Bullish: Profile of USF President Judy Genshaft
USF President Judy Genshaft will retire next year after moving the school to ‘pre-eminent' status.
Earlier this year, Rick Homans, president and CEO of the Tampa Bay Partnership, assembled a group of Tampa Bay business leaders to discuss ways to ensure that local college students end up with the skills employers need. The meetings are meant to give local business leaders a voice in suggesting new educational or training programs.
To co-chair the group, Homans picked Judy Genshaft, who has been active in regional economic development efforts throughout her 18-year tenure as president of the University of South Florida.
Genshaft knew how to play the game. After Homans jokingly worried aloud about educators “dominating the conversation and being defensive” and suggested that Genshaft place duct tape over her mouth, she began virtually every meeting by pretending to tape her mouth shut.
“I try to sit quietly and listen and not say, ‘Oh, we already do that,’ ” Genshaft says. “I truly believe that as the president of a public university, it’s my responsibility — and actually I enjoy it — to work with the community on making sure we have as talented a workforce as possible and to grow our economy.”
Genshaft, who also has been a board member for American Momentum Bank and chair of several economic development groups, including the Greater Tampa Chamber of Commerce and the Tampa Bay Partnership, comes by her business savvy naturally.
She grew up in Canton, Ohio, where her father, Arthur, landed at age 12. He and his family immigrated from Russia during the 1920s, eager to escape anti-Semitism and pogroms. Genshaft’s mother, Leona, was born to Russian immigrant parents in Canton. Both families “came over with nothing. Nothing, nothing, nothing,” Genshaft says.
Arthur was young when his father died, and he became responsible for his mother and two younger siblings. He gave up his ambition to become a doctor and started a meat-processing firm, Superior Provision, that he grew into one of the largest producers of bacon, sausage and hotdogs in the Midwest.
Genshaft remembers her parents hosting dinner parties with grocery executives and suppliers. “I just thought it was normal to be around all different kinds of people,” she says.
Genshaft began working at the family business at age 14, doing secretarial tasks. Over time, she became heir apparent, along with her older brother, Neil.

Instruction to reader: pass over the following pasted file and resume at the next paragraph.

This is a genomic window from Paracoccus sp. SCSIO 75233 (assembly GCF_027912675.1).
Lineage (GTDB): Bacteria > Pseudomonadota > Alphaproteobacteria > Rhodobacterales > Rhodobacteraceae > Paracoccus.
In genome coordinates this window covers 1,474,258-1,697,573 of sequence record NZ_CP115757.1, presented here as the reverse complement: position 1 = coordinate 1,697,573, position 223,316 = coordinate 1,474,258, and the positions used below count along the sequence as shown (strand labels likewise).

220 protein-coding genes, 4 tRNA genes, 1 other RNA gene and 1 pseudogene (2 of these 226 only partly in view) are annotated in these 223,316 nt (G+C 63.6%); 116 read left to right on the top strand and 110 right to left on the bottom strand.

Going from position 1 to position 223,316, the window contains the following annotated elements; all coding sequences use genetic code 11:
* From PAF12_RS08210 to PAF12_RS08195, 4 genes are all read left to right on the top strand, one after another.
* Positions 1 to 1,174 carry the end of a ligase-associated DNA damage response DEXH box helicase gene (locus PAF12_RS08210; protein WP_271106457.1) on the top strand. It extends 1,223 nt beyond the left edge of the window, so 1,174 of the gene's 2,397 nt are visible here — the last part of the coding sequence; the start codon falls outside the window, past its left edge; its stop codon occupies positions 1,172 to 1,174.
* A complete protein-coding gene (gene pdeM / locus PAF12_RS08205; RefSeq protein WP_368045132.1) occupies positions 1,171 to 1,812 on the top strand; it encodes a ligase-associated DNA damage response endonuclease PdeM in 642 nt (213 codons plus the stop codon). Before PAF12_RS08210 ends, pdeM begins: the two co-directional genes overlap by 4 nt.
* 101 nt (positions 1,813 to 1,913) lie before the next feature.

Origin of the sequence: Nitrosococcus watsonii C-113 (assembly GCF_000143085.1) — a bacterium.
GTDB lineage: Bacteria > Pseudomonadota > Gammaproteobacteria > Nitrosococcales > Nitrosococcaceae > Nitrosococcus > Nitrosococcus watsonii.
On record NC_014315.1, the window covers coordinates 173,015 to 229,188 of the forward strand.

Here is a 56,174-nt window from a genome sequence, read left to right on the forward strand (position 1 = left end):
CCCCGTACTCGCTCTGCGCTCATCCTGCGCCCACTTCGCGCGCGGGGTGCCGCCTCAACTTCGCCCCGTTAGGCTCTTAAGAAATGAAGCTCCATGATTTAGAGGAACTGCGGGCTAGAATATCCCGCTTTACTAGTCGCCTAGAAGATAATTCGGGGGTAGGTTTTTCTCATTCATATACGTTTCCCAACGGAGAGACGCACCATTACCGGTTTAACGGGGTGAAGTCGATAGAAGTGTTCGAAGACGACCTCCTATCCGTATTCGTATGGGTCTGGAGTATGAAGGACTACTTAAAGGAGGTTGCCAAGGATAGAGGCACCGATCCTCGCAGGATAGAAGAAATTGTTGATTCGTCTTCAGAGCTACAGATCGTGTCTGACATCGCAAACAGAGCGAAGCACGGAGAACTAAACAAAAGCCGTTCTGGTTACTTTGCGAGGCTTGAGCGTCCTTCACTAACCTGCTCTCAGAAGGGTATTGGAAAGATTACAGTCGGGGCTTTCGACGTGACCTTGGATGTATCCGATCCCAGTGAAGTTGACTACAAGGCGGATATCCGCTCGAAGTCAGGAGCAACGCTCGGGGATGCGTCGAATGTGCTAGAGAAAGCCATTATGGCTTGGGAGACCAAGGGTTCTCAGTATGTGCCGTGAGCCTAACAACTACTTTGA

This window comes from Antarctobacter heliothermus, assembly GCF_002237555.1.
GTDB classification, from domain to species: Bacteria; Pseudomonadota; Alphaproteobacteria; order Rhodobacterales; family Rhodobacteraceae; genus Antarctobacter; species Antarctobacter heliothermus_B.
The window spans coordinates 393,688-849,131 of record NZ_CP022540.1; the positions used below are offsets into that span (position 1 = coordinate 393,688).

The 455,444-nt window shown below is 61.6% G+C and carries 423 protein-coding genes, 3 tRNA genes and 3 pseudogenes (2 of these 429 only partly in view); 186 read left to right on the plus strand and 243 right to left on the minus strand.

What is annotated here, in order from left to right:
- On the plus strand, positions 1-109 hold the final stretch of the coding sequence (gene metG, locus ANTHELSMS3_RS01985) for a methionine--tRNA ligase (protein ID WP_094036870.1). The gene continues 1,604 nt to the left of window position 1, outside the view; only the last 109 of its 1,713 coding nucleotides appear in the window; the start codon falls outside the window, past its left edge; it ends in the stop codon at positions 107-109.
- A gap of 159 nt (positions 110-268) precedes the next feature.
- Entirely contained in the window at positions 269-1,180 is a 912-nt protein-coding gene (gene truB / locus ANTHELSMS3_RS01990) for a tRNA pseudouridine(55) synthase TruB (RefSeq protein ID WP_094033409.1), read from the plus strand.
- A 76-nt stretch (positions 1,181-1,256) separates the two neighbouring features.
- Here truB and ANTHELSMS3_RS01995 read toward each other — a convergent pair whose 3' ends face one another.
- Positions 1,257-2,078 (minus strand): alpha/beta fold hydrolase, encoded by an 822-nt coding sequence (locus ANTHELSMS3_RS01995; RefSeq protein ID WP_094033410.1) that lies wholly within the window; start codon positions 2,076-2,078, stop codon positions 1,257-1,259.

Her father, she says, always hoped she’d stay at the firm. “When I got my baccalaureate degree, he said I could be the personnel manager,” she recalls, laughing. “Then, I got my doctorate and he said, ‘Ok, Ok, you’ll be vice president.’ ”
Arthur died of cancer in 1979, and Neil took over the business, now called Fresh Mark. By then, Genshaft had gone her own way, not wanting to be thought of always “as my father’s daughter or my brother’s sister,” she says.
When she started classes at the University of Wisconsin-Madison in 1965, Genshaft considered a career in journalism — until a male professor in the department wondered why she was even at college. “ ‘What are you thinking? You’re going to have a family and never work, so why are you here?’ ” she says the professor asked her.
Genshaft quickly chose another line of study. “That settled that,” she says.
After earning a degree in social work she returned home to Canton, where she found a job in a mental health center. After a year, she felt she could make more of a difference by working in education. She got her master’s and Ph.D. from Kent State University and became an assistant professor at Ohio State University.
Early on, she sought advice from Kathryn Schoen, then the only female vice president at Ohio State. Schoen encouraged her to achieve tenure and then pick committee assignments strategically, choosing only those that would bolster her career.
Genshaft has followed that lesson throughout her academic life.
As USF’s president, she represented the Big East Conference on the NCAA board of directors. Initially, colleagues steered her toward joining the committee on women’s athletics. But a top NCAA executive told her that if she hoped to rise to a leadership position, she should start with the more influential finance or strategic planning committees. In 2010, she became the first woman to chair the NCAA Division 1 board.
“I’m very focused and goal-oriented,” she says. “And if I’m going to do something, I’m going to do it big time.”